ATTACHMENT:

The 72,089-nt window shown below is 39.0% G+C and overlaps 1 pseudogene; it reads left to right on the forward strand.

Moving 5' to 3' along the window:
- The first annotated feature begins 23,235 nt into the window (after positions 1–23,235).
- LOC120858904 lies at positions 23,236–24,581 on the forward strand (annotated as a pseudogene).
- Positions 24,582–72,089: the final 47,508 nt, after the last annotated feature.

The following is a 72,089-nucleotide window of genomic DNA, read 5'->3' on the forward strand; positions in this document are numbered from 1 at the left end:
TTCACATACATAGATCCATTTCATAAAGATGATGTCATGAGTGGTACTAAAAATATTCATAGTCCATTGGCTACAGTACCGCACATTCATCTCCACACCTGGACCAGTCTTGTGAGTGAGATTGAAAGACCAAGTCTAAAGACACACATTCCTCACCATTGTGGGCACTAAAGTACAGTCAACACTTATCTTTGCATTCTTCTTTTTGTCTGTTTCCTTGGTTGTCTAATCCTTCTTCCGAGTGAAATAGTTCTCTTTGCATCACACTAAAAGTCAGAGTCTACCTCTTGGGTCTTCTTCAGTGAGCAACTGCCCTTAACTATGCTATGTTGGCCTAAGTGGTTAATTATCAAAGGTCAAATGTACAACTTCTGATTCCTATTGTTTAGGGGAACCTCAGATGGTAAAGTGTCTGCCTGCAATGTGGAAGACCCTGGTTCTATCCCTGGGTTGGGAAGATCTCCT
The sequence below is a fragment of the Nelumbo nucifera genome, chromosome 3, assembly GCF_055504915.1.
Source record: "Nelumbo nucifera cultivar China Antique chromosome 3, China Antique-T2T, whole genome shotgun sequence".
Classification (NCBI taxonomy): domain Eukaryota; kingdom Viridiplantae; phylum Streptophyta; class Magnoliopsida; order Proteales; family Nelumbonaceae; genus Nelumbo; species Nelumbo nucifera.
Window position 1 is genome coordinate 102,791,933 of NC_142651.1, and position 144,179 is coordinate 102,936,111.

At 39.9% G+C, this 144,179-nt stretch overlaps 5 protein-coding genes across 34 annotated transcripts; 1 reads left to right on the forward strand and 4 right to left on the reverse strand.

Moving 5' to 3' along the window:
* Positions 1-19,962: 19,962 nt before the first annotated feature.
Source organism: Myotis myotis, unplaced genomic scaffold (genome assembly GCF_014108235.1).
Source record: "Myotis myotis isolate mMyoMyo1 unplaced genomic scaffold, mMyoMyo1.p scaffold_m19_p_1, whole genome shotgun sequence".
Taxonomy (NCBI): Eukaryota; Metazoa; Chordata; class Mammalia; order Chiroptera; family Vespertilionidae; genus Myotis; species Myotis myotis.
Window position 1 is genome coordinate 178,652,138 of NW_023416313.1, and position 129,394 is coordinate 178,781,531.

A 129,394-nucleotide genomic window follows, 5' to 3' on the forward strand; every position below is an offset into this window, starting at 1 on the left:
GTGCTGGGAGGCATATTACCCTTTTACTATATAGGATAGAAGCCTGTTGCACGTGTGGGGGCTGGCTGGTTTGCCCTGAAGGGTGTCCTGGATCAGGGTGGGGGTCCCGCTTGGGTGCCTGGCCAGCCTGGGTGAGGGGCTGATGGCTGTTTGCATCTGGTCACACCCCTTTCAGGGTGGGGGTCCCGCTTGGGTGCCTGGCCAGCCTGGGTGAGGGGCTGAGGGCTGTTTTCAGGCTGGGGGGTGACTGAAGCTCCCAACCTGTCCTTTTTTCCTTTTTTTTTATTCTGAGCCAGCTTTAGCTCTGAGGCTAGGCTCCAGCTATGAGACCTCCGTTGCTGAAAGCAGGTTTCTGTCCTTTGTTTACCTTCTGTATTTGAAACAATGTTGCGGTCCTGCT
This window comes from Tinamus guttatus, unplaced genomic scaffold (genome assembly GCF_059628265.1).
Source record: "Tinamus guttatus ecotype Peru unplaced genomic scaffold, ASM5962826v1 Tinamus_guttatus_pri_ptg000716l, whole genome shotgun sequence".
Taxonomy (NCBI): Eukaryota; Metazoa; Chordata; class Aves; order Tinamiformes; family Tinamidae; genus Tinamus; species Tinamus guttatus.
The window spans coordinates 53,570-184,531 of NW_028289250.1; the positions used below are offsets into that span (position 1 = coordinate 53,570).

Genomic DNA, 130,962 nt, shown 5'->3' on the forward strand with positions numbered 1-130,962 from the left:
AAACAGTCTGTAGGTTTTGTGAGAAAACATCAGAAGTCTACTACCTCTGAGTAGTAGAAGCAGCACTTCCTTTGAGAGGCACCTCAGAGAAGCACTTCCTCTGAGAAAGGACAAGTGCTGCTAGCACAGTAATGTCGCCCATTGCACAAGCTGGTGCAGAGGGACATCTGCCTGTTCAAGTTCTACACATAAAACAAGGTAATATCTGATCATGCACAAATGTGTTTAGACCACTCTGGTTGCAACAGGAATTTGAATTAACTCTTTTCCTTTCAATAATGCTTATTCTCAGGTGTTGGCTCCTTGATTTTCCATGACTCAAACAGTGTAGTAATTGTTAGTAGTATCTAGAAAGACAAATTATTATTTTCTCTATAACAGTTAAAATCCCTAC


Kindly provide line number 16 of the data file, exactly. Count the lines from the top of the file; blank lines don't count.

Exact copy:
Source record: "Myotis myotis isolate mMyoMyo1 unplaced genomic scaffold, mMyoMyo1.p scaffold_m19_p_1, whole genome shotgun sequence".